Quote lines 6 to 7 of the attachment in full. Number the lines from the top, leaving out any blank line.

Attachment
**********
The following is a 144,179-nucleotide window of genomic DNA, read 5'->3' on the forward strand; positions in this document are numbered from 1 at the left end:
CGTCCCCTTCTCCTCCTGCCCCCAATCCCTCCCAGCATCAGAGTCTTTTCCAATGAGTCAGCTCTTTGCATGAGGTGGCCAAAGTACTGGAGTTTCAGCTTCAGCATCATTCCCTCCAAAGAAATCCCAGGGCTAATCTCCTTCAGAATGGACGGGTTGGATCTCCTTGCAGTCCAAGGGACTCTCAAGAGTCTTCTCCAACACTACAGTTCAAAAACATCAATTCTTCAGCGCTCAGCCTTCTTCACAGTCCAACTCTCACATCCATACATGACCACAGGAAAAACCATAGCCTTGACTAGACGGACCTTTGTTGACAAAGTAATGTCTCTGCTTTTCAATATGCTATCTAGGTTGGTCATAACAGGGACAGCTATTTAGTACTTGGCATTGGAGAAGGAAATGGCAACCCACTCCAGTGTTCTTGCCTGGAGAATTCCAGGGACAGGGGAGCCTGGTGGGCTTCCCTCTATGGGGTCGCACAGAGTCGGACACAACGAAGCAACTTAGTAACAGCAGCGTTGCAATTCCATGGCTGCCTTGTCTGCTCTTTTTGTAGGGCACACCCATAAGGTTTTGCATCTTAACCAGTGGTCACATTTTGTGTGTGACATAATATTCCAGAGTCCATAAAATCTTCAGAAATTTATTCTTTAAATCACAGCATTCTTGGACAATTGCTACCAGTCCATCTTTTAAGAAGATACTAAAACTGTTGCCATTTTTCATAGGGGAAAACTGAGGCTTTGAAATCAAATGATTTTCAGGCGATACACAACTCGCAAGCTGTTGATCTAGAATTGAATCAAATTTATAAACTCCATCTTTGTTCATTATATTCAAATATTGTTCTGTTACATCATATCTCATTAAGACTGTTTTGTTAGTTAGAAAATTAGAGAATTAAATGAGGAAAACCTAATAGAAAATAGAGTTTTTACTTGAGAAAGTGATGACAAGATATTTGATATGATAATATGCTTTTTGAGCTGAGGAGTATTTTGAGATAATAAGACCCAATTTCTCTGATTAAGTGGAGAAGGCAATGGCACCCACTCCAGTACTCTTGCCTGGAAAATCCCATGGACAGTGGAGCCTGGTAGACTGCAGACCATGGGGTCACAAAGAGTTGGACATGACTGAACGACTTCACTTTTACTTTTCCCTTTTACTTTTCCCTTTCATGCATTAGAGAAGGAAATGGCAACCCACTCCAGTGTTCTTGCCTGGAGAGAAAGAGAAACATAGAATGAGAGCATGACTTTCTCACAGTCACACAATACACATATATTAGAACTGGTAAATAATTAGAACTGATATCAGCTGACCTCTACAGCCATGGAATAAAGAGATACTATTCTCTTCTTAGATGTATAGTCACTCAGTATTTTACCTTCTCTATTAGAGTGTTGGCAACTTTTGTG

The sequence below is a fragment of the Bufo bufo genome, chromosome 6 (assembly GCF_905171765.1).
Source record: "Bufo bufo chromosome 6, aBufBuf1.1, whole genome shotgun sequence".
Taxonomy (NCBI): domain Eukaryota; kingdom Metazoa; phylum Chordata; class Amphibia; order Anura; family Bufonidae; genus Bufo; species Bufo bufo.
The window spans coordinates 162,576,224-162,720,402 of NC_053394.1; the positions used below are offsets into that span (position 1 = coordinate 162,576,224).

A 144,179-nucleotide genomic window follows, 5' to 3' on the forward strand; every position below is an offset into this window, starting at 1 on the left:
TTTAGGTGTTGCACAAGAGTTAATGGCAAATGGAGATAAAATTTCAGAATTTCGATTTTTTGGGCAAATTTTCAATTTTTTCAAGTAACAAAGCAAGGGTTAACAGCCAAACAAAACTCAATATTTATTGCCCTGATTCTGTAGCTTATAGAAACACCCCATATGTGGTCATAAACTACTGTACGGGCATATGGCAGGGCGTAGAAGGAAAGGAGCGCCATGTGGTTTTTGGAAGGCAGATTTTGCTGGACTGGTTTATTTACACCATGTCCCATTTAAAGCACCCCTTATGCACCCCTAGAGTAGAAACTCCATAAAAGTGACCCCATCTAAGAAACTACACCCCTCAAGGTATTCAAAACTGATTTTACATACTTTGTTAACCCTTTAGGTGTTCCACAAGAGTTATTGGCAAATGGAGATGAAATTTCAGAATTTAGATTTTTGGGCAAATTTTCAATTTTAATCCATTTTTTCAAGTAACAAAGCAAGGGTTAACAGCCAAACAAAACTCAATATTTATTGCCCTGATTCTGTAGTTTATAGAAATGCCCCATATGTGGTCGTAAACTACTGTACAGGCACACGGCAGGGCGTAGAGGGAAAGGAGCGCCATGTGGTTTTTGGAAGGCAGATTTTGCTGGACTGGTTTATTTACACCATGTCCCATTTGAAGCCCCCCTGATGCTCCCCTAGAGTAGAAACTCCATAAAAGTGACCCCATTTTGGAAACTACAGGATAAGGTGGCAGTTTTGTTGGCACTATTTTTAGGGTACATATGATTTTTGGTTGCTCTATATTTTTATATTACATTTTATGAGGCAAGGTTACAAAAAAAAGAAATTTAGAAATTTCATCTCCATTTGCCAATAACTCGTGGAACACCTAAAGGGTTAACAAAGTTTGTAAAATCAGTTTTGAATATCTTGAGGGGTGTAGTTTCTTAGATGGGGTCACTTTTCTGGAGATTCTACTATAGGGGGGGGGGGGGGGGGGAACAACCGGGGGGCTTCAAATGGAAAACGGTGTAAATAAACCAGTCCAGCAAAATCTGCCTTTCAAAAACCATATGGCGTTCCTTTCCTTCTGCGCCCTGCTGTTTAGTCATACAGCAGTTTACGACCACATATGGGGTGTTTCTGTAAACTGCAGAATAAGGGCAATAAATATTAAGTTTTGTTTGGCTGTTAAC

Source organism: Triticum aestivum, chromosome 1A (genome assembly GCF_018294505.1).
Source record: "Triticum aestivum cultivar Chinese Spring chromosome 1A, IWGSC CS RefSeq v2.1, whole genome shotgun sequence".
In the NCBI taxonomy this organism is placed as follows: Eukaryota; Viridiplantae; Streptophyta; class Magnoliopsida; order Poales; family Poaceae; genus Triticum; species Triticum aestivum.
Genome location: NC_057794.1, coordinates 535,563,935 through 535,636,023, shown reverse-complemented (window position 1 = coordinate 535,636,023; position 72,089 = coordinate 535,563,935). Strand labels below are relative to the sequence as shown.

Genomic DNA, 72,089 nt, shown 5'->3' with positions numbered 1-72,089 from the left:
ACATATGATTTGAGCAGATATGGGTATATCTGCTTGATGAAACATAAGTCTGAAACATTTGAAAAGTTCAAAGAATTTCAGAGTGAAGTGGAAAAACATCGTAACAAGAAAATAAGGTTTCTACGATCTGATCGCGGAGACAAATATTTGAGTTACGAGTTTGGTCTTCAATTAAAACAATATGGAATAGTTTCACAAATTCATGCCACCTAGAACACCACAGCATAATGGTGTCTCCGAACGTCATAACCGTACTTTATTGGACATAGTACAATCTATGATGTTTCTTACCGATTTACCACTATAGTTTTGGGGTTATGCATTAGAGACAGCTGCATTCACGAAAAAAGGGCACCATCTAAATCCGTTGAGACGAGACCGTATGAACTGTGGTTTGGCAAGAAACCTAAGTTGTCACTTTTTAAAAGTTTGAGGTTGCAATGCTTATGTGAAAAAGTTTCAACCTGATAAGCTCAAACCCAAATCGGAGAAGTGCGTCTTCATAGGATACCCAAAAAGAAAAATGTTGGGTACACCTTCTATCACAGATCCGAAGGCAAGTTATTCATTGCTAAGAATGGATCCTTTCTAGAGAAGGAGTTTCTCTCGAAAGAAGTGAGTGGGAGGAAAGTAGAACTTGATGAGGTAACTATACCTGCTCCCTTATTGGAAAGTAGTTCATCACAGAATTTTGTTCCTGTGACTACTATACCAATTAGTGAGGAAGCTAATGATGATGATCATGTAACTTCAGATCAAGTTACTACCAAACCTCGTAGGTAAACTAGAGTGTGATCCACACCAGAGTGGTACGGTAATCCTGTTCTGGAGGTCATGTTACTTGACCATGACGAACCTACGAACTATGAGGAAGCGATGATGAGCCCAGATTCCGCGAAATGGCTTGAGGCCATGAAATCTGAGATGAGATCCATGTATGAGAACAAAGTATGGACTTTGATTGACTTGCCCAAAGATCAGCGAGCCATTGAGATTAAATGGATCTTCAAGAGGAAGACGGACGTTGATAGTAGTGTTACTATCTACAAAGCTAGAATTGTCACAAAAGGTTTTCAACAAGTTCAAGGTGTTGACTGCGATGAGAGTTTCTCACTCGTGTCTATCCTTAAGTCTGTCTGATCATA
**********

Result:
The window spans coordinates 162,576,224-162,720,402 of NC_053394.1; the positions used below are offsets into that span (position 1 = coordinate 162,576,224).

A 144,179-nucleotide genomic window follows, 5' to 3' on the forward strand; every position below is an offset into this window, starting at 1 on the left: